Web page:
The holidays are over, and there’s not a lot of fresh produce being harvested in the U.S. So why are rates for refrigerated equipment higher than they were last year at this time? Reefer freight volume is stable compared to pre-holiday levels. Truckload rates remain elevated for reefer equipment in mid-January, and freight volume is stable.
What’s going on?
It’s normal for reefer freight volumes to increase from December to January, but rates usually slip lower as winter takes hold. There were two exceptions to that pattern: Rates rose month-over-month in January 2014 and 2018. In both those years, the rising rates in January were part of a longer-term trend.
Hot Market Maps are a feature of DAT RateView and the DAT Power load board. Darker colors indicate a higher load-to-truck ratio in that market area. A change in the load-to-truck ratio often signals a corresponding change in truckload rates.
National averages give you some understanding of the big picture, but when you’re looking for loads and trucks this week, the only trends that matter are the ones within a 100- or 150-mile radius of the load’s origin. From the carrier’s perspective, you shouldn’t have trouble finding a load in most of the usual places, but rates trended up last week on only 15 of the top 72 high-volume lanes. Most of those rate improvements were in the West, originating in markets such as Twin Falls, ID, Tucscon, AZ, Ontario, CA, and Stockton, CA. Texas markets were a mixed bag.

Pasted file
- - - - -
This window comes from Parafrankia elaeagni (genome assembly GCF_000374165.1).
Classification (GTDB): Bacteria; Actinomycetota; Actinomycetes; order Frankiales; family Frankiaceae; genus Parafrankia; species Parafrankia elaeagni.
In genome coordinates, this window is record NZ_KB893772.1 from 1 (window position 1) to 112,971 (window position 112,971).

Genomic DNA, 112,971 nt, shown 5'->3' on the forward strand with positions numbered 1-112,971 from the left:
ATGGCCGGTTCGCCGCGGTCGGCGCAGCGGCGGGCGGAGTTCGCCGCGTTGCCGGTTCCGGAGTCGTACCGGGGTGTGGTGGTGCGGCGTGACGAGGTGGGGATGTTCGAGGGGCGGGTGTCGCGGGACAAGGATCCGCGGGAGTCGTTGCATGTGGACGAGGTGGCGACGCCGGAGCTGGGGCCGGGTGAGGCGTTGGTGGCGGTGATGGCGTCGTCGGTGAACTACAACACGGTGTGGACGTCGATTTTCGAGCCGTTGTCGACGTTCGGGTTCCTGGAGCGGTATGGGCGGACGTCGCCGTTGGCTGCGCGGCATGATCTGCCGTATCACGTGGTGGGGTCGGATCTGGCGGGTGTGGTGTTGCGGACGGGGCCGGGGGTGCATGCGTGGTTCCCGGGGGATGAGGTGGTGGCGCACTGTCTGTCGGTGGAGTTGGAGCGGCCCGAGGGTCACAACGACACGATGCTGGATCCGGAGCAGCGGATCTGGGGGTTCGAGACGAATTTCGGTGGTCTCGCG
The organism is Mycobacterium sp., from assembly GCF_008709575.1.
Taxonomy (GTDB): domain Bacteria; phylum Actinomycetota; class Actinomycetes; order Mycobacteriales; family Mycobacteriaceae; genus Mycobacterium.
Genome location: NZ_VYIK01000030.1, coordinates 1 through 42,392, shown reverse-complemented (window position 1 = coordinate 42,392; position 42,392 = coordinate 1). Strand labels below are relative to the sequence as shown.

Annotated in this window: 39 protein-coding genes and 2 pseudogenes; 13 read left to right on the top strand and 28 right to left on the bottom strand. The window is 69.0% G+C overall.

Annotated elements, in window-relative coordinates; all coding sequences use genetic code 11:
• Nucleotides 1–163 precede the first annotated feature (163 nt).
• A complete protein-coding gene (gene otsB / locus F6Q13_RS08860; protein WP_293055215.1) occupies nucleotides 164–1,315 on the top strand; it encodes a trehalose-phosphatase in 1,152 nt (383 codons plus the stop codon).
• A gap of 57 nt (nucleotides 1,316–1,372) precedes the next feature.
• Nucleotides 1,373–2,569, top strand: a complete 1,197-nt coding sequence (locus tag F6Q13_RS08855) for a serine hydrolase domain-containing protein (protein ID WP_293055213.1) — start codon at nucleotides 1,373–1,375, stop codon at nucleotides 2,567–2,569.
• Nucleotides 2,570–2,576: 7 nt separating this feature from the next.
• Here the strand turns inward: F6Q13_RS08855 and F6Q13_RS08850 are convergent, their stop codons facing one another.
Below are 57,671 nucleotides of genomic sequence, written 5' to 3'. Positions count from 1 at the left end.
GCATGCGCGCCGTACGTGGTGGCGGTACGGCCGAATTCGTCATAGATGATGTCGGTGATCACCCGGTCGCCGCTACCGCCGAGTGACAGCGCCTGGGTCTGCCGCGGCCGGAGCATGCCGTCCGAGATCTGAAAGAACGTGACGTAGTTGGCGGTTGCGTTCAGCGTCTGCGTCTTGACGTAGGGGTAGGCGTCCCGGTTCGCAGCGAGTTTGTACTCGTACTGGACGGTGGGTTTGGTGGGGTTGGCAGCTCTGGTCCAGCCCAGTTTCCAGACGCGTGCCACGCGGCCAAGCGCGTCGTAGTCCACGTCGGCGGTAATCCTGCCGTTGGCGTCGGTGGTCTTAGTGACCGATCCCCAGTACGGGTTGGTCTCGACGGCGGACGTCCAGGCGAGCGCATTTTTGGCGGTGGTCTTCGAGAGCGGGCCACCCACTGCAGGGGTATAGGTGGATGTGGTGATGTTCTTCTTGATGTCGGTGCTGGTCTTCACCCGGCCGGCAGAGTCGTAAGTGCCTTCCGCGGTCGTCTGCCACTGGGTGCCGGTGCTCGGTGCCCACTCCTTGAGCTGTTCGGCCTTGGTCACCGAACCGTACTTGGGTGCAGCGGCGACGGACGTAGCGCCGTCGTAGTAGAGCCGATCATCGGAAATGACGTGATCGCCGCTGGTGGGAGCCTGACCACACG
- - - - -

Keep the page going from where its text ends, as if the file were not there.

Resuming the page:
- Twin Falls to Phoenix added 11¢ per mile, to $2.72, but there were more loads heading to Los Angeles for $2.47 (up 4¢ from the previous week)
- Tucson to Chicago rates rose 6¢ to $2.28 per mile
- Ontario to Stockton edged up to $2.83, a 2¢ increase, and the return trip from Stockton to Ontario paid $2.44, down 8¢ from the previous week.
- Los Angeles to Stockton rates increased 5¢ to $2.93, and L.A. to Stockton lost 4¢ to $2.55
- Dallas to Atlanta gained 15¢ to $2.27 and Atlanta to Dallas held steady at $1.78. Not fabulous.
On the downside, rates dropped like a rock on lanes heading north from the Miami and Lakeland, FL, markets, and McAllen, TX outbound rates were mixed.
- Miami to Baltimore rates plummeted 21¢ to $1.70 per mile, and Baltimore to Miami paid $2.16 last week. There’s not a lot of freight in either direction. As the Disney princess said: “Let it go.”
- Lakeland to Charlotte fell to $1.53, which is the same as the December average. Charlotte to Lakeland paid $2.51 per mile last week, down 16¢. Not a great roundtrip.
- McAllen, TX, to Dallas dropped 7¢ to $2.66, and Dallas to McAllen fell 2¢ to $1.83
Carriers may be asked to provide a reefer to protect temperature-sensitive cargo from freezing, especially in the Midwest and Northeast. When weather requires that extra insulation, driving conditions can often be hazardous. Check the forecast before choosing your route and be careful out there.